• Great video! Never, never, never store tomatoes in the fridge. They will turn mealy and tasteless. Store apples in a bowl on the counter away from other vegetables and fruits; otherwise, their ethylene gas will cause all to spoil more quickly.

  • I like to use my broccoli stems for stir-fries. It gives an extra crunch:) Also for anyone feeling “lazy” or is simply short on time, you can use nut butters to blend with water to make a quick nut milk without the plastic.

  • this was beautiful, thank you so much �� I just saw a video the other day, you can also dehydrate your veggie/fruitpulp and use it as a plant based meatsubsitute. If you don’t use all of it, just store it in an airtight jar.

  • Thank you so much for all of the work that you do. I truly appreciate the way you approach people, and your commitment to inclusivity. I believe your kindness and understanding regarding accessibility will reach the ears of far more people. I am glad that I found your channel.

  • I freeze whole tomatoes if I’m not going to use them all. When back out of the freezer, run them under warm water and the skin comes right off. Not particularly good for salad, but great for soups, stews, or chili. Grape tomatoes can be frozen for a couple of weeks. They are okay on salad if still half frozen. Try one.

  • Amazing video! I’d add freezing slices of ripe bananas and making the most delicious ice cream in the blender within seconds! I couldn’t believe how creamy and sweet it turned out to be. Have a try!
    Thanks for your great work Immy!

  • This much info is a lot to take in, but I’m glad that I have to pause the video to take notes rather than have small amounts of often useless info dragged on. If I were you, I’d probably slow the speed of the video down juuust a little to allow viewers to better process what’s being said (mind, I typically watch informational YT videos on 1.25 speed)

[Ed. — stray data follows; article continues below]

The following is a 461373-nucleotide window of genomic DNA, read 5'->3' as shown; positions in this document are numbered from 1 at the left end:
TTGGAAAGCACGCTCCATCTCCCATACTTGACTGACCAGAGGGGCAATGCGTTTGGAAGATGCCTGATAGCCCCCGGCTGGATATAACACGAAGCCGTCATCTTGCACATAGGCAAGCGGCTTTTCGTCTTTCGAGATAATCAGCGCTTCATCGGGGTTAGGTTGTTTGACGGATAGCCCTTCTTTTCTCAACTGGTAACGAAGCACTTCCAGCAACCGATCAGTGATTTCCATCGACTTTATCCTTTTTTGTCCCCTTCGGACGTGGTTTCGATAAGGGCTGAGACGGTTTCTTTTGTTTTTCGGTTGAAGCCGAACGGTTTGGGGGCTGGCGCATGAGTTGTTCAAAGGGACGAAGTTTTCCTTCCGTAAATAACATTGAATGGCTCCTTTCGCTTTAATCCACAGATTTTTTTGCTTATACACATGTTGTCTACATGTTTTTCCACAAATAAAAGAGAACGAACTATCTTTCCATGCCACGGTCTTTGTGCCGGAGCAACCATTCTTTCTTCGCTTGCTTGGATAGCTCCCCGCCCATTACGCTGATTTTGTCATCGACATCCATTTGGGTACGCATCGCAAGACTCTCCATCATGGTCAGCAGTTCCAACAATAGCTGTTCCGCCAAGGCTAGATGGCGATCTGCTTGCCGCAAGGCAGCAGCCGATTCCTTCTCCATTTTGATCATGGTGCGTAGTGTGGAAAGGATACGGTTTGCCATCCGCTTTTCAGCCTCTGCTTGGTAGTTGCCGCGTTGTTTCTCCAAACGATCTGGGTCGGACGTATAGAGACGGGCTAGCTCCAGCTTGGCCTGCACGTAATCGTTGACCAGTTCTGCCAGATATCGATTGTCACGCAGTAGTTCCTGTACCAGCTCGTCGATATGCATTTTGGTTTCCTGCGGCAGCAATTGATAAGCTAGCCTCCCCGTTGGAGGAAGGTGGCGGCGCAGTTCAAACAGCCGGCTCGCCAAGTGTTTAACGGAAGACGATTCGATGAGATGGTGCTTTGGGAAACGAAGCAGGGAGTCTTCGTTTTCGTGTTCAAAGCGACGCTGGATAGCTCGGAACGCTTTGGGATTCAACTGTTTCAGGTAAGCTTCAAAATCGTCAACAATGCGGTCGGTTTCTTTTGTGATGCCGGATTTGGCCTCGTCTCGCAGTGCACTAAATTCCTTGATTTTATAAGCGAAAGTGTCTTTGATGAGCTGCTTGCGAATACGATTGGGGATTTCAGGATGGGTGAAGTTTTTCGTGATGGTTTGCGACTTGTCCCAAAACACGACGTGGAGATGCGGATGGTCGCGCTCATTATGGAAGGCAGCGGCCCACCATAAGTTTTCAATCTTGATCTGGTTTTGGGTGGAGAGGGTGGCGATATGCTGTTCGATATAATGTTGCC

• I give you 1 more tip good for all rot vegise if you know they vill go bad befor you have time to eat them peel or prepp to your way of eating put dem in pot with cold wather and take dem to a boil. take them of plate and cool down put dem in porsen bag and frees then they kvikk and easy to juse leater

  • You are wonderful, really! I’ve been trying to lead an eco-friendly life for a long time but the quarantine inspired me to take it to the next level. Your videos are really helpful and informative. Also, you seem to be such a kind person! All best for you xx

  • I tried going a whole month without grocery shopping to work through food I never get around to and to reduce my exposure during COVID. That totally changed my mindset. I have an eye that looks at my food and figures out what will go bad first, how to cook up various things before they go off. A lot of things that get a little gross if frozen or if they’re not ripe can be cooked into useful things (I saved a fancy orange I bought that was pithy but boiling it in water and sugar to make a syrup out of it, tastes amazing with blueberry pancakes). Lots of extra tips in here I’ll be trying. I take way longer between grocery trips now even though I buy my normal amount because I make myself cook up every last thing in my fridge, and tell myself I can cook my not favourite thing for brekkie for one or two days.

  • Pls pls make a video about composting or ways to get rid of veg scraps (after used ) to avoid throwing to trash, for example banana peels they do create bad odor if thrown in plastic bags u.u

  • I’ve been working in bars for almost 10y and can tell you you can use aquafaba as a substitute for egg white in cocktails if you want to make yours at home!! It acts the same way, making the cocktail smooth (getting rid of the harshness of the spirit) and makes the foam ✌️✌️✌️

  • Hi, thank you for your very useful tips.
    It’s not only food for thought, but so many will be put into practice��
    Just a thought, but if you could speak slightly slower, I feel it would be a easier to assimilate this valuable information.
    Just discovered your channel. Thank you

  • You can use orange and citrus skins in natural kitchen spray. Just soak in vinegar for a few days.
    Baby beetroot leaves are yum in salad too.
    I freeze my ginger and grate it straight into foods. I don’t even peel it.